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Finding Your Element

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Finding Your Element

How to Discover Your Talents and Passions and Transform Your Life


15 min read
10 take-aways
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What's inside?

Align your talents with your passions to be “in your Element” – a personal zone of meaning and fulfillment.

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Confucius said, “Choose a job you love and you will never have to work a day in your life.” Ken Robinson and Lou Aronica refer to that happy state as “being in your Element.” In this sequel to their bestseller, The Element: How Finding Your Passion Changes Everything, they offer a nuts-and-bolts guide to finding work that combines your talents and your passions. The heart of the book is a battery of exercises – basically, personality tests – aimed at identifying your strengths and passions. The authors suggest using several boxes of markers to create all the color-coded lists, Venn diagrams and “mind maps.” Doing that work will furnish you with useful résumés of your aptitudes and passions. And, those in turn will offer you a nudge in the right direction. getAbstract recommends this manual to recent graduates, fledgling entrepreneurs and those who are dissatisfied with their current career or life direction.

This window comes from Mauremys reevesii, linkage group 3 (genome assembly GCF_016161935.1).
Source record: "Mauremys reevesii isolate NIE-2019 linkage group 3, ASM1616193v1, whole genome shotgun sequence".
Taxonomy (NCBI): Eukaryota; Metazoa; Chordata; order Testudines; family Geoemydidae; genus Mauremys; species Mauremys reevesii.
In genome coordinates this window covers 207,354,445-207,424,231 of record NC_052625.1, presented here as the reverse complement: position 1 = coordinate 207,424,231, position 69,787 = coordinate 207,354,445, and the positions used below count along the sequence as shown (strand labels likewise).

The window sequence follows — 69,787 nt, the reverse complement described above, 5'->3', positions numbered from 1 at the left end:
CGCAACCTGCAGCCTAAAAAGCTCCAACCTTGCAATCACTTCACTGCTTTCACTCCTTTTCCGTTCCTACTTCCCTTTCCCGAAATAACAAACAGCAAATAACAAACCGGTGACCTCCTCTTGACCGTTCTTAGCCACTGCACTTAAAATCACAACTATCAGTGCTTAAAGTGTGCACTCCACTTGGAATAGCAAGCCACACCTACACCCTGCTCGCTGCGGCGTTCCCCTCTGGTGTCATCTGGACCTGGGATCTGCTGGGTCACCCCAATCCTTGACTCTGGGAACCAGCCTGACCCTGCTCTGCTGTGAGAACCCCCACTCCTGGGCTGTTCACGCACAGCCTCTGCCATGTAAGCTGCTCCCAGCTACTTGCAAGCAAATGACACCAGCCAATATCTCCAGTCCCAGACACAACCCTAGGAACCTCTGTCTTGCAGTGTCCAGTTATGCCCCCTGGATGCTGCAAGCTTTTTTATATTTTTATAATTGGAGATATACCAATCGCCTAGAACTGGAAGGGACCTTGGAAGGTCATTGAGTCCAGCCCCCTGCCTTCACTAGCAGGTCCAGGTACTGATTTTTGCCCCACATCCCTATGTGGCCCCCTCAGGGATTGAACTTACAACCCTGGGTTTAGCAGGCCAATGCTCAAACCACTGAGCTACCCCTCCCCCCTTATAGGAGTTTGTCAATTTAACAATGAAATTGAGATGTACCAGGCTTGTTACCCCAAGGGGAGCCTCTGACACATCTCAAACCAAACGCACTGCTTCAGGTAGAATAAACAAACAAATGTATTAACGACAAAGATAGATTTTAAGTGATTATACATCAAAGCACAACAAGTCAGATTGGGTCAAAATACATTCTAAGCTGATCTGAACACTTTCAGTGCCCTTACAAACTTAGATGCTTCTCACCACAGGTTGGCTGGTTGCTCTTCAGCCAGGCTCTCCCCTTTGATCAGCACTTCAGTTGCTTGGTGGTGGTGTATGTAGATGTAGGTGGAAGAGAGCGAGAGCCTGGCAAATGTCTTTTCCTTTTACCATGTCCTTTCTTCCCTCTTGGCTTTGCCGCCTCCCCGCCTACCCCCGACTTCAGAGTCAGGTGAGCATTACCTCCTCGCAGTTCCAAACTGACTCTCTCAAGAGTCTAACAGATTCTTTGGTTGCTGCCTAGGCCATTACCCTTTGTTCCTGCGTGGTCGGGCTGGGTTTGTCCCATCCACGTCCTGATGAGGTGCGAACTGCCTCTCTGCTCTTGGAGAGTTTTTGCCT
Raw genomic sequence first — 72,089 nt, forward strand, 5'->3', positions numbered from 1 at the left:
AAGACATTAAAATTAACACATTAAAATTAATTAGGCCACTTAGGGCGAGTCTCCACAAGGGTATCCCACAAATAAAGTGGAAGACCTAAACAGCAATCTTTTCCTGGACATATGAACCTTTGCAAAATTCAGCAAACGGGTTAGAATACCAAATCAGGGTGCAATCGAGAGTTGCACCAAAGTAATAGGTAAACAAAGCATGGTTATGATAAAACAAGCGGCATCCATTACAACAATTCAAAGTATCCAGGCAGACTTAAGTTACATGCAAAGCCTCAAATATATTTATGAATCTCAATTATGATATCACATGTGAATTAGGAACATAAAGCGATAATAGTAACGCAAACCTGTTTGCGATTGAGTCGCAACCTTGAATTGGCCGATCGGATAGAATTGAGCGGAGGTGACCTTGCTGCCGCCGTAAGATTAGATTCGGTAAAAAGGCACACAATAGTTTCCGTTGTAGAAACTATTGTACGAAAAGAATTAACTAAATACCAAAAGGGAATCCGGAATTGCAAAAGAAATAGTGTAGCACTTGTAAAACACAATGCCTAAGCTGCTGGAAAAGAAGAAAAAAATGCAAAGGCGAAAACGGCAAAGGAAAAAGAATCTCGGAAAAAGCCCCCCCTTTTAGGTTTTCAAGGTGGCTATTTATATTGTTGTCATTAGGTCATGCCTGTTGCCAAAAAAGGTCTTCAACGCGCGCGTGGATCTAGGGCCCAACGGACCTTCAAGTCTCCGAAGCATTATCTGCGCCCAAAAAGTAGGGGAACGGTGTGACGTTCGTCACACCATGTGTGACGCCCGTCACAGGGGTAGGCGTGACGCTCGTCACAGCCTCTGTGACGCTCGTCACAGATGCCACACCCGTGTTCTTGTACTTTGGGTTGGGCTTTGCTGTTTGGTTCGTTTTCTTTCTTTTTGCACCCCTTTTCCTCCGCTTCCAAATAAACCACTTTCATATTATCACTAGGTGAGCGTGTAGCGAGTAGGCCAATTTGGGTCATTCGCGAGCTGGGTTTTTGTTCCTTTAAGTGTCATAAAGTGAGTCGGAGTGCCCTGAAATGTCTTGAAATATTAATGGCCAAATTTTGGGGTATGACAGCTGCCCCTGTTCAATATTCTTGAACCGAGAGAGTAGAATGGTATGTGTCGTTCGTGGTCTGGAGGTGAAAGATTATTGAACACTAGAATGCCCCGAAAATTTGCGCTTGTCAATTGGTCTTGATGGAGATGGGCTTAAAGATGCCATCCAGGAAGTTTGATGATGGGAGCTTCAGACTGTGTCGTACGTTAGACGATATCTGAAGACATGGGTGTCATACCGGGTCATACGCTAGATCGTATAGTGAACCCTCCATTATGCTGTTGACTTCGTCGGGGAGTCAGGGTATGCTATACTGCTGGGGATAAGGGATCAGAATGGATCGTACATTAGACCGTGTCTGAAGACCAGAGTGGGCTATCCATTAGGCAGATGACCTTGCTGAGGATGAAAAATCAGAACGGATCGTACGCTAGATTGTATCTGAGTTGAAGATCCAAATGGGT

Like a Fish in Water

When you live “in your Element,” you will feel as if you have found yourself. Being in your element is about doing something completely in tune with your authentic self, something that feels as if you “were born to do” it. Being in your element means more than doing something well; it means doing something that you love passionately. Locate the nexus where “natural aptitude meets personal passion” to unlock your true potential, and bring meaning and purpose to your activities and to your life.

Finding your element is a three-part process. First, use introspection to uncover your strengths and weaknesses, and to identify what you love and makes you happy. Next, examine your attitudes – the assumptions you’ve acquired about yourself over the years. Some of these old axioms may hinder your quest to find your element. For instance, many people mistakenly assume that they don’t have any distinctive talents or passions. Third, look outside yourself to find the opportunities the world offers to live in your element. In this stage, “try new activities, visit new places and meet new people.”

Key Principles

Keep these three principles in mind...

About the Authors

Sir Ken Robinson, professor emeritus at the University of Warwick, UK, co-authored The Element: How Finding Your Passion Changes Everything, with novelist Lou Aronica.

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